(MENAFN Press) The second edition of the Karama Human Rights Film Festival 2011 yesterday concluded its 6-day activities in celebration of Human Rights Day. Funded and organized by Ma3mal 612 Think Factory, the Festival was held in partnership with The Royal Cultural Center (RCC) and in collaboration with Jordan's Ministry of Culture. It was also sponsored by a group of United Nations organizations, embassies' cultural centers, local institutions and the private sector.
The Festival's resounding success was evident by the large public following it drew to its activities, which included screenings of important human rights films from around the world. The films were very well received, moving audiences and triggering discussions on pressing legal and humanitarian issues.
Some of the most prominent human rights films from over 27 countries were featured at the Festival such as: Here Comes the Rain, which was attended by actors Carmen Lebbos and Hassan Mrad, as well as Director Bahij Hojeij; and Spanish documentary Checkpoint Rock, a musical journey through Palestine; the internationally acclaimed Granito: How to Nail a Dictator which won several awards including the Human Rights Watch award. Karama also screened: Women Are Heroes (France) which pays tribute to oppressed women, Angry Man (Norway), Tahrir 2011 (Egypt), Majid (Morocco), Kapitalism (Romania), and Cultures of Resistance (USA). A number of Jordanian and Arab short films were also featured and included An Invitation to Life by producer and activist Tawakkul Karman, recipient of the Nobel Peace Prize in 2011. The Festival's closing film, Asmaa, was screened in the presence of actor Majed Al Kidwani and other cast members.
Film screenings were followed by audience-guest artist discussions where opinions were shared, questions were answered and the audience positively engaged on the screened film topics, particularly the subject of human rights. The audience also discussed the films' direction, which were more or less in line with the latest developments in the Arab World and the impact recent events have had on Arab communities.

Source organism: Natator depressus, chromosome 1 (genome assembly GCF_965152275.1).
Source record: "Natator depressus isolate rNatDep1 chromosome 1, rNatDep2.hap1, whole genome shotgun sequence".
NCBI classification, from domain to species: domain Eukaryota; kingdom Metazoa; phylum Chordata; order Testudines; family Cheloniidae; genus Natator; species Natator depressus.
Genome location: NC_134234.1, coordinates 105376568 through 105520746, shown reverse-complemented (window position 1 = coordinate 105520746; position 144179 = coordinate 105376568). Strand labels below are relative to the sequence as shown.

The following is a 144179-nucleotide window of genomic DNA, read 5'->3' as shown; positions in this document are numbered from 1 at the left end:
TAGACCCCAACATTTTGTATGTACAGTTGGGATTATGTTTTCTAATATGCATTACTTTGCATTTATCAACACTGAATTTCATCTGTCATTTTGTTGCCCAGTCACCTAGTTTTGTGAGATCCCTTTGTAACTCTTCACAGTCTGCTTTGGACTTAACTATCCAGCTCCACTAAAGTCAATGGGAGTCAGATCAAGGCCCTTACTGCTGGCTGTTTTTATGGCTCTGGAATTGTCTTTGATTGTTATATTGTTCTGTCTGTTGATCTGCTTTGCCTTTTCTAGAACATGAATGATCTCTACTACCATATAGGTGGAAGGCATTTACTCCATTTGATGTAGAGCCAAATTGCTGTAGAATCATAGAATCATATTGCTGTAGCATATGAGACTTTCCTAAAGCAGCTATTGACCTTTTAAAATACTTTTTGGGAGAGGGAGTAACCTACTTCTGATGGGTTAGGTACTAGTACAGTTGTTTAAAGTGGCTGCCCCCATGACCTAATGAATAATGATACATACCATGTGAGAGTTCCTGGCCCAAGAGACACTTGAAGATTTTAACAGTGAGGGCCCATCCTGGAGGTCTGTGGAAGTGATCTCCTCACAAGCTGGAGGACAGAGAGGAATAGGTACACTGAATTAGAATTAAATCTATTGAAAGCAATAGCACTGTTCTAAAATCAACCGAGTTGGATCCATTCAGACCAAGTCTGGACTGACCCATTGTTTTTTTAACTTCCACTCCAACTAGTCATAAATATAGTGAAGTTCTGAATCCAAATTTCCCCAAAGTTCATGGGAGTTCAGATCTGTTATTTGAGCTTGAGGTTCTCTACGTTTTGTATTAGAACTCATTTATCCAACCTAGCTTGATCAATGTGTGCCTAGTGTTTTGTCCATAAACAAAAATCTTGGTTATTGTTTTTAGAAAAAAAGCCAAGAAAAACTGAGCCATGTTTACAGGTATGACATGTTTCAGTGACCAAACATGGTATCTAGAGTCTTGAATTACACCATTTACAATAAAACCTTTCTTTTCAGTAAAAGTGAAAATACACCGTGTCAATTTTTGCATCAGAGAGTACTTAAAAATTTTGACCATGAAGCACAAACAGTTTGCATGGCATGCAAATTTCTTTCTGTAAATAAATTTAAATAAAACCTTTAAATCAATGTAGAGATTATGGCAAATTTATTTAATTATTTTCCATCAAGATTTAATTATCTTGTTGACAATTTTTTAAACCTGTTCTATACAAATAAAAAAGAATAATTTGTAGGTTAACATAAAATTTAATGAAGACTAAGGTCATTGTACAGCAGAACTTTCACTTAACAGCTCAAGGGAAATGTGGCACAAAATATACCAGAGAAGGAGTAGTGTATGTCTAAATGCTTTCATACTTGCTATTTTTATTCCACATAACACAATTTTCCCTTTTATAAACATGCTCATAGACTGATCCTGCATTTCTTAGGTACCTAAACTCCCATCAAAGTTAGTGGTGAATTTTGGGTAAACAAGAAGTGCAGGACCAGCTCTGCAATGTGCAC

During the closing ceremony, RCC Head Mohammad Abu Summaqa said, "This Festival and all that it comprises is an achievement in democracy and is a positive step towards encouraging open and honest dialogue as part of The Royal Cultural Center's partnership with Ma3mal 612 Think Factory."
In turn, Festival Director Sawsan Darwaza said, "Earning recognition for human rights in the region and across the globe has been a challenging journey. We hope that the Karama Festival will play a central role in spreading awareness on human rights issues among the Jordanian public."
Festival Artistic Director Ehab Al-Khatib stated, "We are very proud of the exceptional following and enthusiasm we witnessed from the Jordanian public. For this year's program, we strove to touch upon the sorrow and joy of Arabs. We sincerely hope that human rights films will help motivate us all to make lasting change on cultural, social, economic and political levels."
The UNESCO Head of Office in Amman, Netherlands' Ambassador and German Cultural Center (Goethe Institut) Director each delivered speeches during the closing ceremony.
Numerous parallel activities were held on the sidelines of the Karama Film Festival and included a panel entitled Transparency: A Worldwide Demand Against Corruption; the Arab Youth Forum: Change Makers; a panel entitled Right to Life; and two seminars entitled Official Birth of Human Rights and The International Protection of Human Rights. As part of Karama's outreach program, screenings of select films were held at both public and private universities and schools in Amman and different governorates. In addition, the Festival's visitors were treated to a concert by Egyptian band Massar Egbari, whose songs were featured in the film Microphone, with the participation of artist Khaled Abu Naja.